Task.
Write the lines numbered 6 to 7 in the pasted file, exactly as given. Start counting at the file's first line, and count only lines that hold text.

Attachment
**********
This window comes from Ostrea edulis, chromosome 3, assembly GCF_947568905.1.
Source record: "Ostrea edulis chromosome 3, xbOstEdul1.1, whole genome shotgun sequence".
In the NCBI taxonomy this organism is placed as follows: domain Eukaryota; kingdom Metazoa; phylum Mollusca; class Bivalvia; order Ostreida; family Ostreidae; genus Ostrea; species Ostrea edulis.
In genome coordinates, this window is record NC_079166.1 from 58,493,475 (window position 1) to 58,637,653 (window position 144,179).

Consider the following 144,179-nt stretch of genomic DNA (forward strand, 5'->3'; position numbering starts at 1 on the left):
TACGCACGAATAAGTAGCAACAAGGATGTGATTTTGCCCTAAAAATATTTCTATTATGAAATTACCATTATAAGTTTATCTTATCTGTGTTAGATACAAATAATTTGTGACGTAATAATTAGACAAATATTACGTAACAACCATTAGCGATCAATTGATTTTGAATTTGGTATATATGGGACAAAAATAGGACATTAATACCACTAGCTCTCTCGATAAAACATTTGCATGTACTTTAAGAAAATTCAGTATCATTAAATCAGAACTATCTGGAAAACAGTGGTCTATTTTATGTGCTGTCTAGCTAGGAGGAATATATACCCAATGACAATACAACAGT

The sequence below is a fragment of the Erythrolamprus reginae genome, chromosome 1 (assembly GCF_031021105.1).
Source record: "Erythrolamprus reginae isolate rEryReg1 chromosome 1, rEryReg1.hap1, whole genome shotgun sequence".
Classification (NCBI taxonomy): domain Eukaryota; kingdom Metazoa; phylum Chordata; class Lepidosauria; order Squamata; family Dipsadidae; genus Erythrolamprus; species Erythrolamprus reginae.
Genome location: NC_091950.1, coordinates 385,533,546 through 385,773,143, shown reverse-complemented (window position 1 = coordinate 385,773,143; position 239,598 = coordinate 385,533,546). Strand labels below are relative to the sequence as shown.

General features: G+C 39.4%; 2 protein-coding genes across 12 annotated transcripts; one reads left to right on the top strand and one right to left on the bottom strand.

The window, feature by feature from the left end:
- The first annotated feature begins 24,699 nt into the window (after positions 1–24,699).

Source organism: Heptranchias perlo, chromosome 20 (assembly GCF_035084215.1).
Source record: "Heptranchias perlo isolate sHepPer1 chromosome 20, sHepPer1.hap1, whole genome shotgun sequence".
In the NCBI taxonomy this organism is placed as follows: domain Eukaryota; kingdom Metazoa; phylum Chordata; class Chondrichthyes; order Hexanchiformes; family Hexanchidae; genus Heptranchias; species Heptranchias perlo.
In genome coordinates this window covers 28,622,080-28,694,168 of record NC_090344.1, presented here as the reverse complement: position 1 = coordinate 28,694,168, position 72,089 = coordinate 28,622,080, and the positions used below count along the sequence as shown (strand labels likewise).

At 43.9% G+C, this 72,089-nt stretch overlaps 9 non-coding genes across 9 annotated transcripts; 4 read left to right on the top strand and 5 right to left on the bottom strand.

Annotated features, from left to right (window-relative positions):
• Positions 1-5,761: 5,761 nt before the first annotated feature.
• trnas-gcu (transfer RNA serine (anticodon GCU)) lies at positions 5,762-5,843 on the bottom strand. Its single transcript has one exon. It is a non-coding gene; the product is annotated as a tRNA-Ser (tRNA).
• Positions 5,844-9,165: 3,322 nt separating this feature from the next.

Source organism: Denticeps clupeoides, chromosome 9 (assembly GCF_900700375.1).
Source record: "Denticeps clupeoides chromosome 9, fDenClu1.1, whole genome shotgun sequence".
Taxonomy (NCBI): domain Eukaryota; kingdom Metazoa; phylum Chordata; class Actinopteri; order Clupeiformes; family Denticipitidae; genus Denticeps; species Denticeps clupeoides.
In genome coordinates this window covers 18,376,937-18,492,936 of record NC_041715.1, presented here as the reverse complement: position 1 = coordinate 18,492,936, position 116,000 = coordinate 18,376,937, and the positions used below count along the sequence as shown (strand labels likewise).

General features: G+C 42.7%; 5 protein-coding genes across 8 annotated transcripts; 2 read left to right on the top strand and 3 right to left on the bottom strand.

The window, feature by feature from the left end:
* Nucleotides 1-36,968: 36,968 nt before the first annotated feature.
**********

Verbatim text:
TACGCACGAATAAGTAGCAACAAGGATGTGATTTTGCCCTAAAAATATTTCTATTATGAAATTACCATTATAAGTTTATCTTATCTGTGTTAGATACAAATAATTTGTGACGTAATAATTAGACAAATATTACGTAACAACCATTAGCGATCAATTGATTTTGAATTTGGTATATATGGGACAAAAATAGGACATTAATACCACTAGCTCTCTCGATAAAACATTTGCATGTACTTTAAGAAAATTCAGTATCATTAAATCAGAACTATCTGGAAAACAGTGGTCTATTTTATGTGCTGTCTAGCTAGGAGGAATATATACCCAATGACAATACAACAGT

The sequence below is a fragment of the Erythrolamprus reginae genome, chromosome 1 (assembly GCF_031021105.1).